Conclusions: No significant differences between MGT and TAU, mainly individual-based CBT, were found in treatment effect. Both types of therapies could be used in primary care patients with depressive, anxiety and/or stress and adjustment disorders, where MGT has a potential to save limited resources.

Read the abstract here

Cognitive behavioral and mindfulness-based group sleep improvement intervention for at-risk adolescents

Blake, M. et al. Sleep | Published online: 18 April 2017

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Objective: The aim of this study was to test whether a cognitive-behavioral and mindfulness-based sleep intervention could improve sleep and anxiety on school nights in a group of at-risk adolescents. We also examined whether benefits to sleep and anxiety would be mediated by improvements in sleep hygiene awareness and pre-sleep hyperarousal.

Conclusion: This study provides evidence that pre-sleep arousal but not sleep hygiene awareness is important for adolescents’ perceived sleep quality, and could be a target for new treatments of adolescent sleep problems.

Read the abstract here

Mindfulness training can reduce depression and anxiety among nurses

Hunter, L. (2017) BMJ Evidence-based Nursing. 20(2)

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Commentary on:

Implications for practice and research:

  • Mindfulness can help relieve symptoms of depression and anxiety among nurses and may improve patient care.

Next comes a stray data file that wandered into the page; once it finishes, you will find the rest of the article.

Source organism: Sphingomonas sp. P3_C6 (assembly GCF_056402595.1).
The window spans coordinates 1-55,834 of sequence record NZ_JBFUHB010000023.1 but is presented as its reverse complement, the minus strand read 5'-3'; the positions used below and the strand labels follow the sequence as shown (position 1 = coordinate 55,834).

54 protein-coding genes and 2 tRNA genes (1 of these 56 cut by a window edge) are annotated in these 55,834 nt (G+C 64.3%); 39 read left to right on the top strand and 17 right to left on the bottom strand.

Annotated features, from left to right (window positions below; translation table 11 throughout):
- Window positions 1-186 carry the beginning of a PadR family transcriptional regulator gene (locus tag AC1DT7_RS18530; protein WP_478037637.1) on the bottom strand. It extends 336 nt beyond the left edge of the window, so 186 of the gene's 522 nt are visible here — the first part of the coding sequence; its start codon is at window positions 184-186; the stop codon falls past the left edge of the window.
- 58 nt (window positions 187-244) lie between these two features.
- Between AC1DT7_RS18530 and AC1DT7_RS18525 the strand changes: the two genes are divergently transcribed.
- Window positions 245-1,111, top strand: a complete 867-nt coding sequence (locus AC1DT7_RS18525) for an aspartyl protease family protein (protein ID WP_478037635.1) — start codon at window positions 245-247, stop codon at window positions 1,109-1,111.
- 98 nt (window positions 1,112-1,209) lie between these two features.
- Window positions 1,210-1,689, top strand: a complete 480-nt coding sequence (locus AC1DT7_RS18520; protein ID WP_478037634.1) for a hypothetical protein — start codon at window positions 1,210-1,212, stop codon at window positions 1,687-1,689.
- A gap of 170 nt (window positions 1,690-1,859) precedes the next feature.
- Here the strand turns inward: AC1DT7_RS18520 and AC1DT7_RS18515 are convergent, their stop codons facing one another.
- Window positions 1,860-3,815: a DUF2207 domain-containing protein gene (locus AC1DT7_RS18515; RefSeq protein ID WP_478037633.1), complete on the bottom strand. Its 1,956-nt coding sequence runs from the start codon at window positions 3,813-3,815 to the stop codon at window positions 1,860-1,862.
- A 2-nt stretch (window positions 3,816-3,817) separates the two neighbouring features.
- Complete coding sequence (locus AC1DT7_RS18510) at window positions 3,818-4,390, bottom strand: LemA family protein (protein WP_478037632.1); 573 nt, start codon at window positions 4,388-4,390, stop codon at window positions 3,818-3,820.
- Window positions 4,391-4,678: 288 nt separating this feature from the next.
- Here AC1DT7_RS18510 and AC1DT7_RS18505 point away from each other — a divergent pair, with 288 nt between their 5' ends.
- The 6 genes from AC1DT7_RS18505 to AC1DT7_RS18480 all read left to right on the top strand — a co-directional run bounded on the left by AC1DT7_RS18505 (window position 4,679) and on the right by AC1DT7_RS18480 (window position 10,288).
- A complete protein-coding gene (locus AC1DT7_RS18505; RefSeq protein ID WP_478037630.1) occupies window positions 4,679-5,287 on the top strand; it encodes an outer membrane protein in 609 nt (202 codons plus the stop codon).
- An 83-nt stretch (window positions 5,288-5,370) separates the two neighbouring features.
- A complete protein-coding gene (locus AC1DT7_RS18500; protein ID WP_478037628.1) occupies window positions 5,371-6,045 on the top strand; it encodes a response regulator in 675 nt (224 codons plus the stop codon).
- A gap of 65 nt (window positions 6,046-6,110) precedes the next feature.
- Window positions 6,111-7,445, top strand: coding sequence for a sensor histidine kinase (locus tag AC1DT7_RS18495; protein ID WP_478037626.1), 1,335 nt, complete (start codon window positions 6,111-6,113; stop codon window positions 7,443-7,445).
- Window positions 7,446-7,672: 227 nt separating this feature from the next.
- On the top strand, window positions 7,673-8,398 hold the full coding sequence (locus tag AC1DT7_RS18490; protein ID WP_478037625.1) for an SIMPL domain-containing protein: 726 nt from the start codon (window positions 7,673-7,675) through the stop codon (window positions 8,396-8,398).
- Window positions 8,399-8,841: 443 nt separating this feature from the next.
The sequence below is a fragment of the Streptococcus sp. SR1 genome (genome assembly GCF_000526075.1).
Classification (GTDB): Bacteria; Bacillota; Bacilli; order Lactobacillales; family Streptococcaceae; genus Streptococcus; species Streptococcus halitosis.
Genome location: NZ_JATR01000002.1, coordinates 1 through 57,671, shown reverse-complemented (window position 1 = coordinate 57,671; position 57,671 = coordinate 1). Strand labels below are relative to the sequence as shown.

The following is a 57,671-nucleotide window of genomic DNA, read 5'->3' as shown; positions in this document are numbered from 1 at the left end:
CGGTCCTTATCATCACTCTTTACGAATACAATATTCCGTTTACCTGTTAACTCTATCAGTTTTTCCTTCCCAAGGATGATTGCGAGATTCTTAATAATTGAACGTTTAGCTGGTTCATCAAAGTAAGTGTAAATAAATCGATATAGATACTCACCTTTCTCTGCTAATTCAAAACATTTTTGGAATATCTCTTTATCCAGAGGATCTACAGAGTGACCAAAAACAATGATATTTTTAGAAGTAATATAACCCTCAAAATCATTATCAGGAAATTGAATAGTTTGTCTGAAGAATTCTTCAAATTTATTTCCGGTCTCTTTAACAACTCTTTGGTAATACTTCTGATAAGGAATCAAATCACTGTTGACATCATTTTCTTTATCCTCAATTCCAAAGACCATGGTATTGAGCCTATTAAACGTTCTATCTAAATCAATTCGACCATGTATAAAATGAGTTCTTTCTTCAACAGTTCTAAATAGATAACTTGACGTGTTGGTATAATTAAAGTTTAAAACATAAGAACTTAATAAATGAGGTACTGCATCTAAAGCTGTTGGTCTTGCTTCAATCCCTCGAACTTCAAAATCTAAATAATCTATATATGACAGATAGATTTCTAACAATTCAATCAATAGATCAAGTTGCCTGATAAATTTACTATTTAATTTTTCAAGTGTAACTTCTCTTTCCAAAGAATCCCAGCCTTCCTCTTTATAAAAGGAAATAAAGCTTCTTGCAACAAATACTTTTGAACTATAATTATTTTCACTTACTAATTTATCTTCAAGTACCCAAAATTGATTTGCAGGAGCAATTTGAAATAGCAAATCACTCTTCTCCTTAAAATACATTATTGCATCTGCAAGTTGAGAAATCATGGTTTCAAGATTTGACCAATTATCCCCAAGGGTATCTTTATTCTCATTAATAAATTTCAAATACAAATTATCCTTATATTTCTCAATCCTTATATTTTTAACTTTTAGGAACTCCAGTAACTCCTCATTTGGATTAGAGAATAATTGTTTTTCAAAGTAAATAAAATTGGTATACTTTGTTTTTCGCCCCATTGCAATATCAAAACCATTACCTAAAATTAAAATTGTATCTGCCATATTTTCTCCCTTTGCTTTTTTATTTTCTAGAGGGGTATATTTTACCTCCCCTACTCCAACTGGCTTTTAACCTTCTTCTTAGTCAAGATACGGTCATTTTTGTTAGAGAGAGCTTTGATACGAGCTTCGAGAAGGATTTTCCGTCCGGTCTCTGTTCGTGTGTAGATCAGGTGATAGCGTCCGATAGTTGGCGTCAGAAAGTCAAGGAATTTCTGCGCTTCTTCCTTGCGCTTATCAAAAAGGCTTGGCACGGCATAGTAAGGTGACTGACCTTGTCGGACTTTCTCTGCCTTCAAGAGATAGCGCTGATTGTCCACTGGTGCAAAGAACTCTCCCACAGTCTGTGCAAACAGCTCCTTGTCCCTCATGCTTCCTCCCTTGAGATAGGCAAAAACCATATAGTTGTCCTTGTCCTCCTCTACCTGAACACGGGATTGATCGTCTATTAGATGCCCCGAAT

• There is a need for future quantitative studies to measure the nurse-perceived benefits of mindfulness identified in qualitative research.

  • Mixed-methods reviews can help develop a more complete and clinically relevant understanding of a given topic.

Read the full commentary here

Read the original research article here

Mindfulness-based cognitive therapy for anxiety symptoms in older adults in residential care

Helmes, E. & Ward, B.G. (2017) Aging & Mental Health. 21(3) pp. 272-278.

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Image source: Moyan Brenn – Flickr // CC BY 2.0

Objectives: Anxiety in older people is under-diagnosed and poorly treated despite significant impairments that arise from anxiety. Mindfulness-based cognitive therapy (MBCT) has been shown to be a promising treatment for anxiety. The aim of this study was to determine the effect of an MBCT program on anxiety symptoms in older people living in residential care.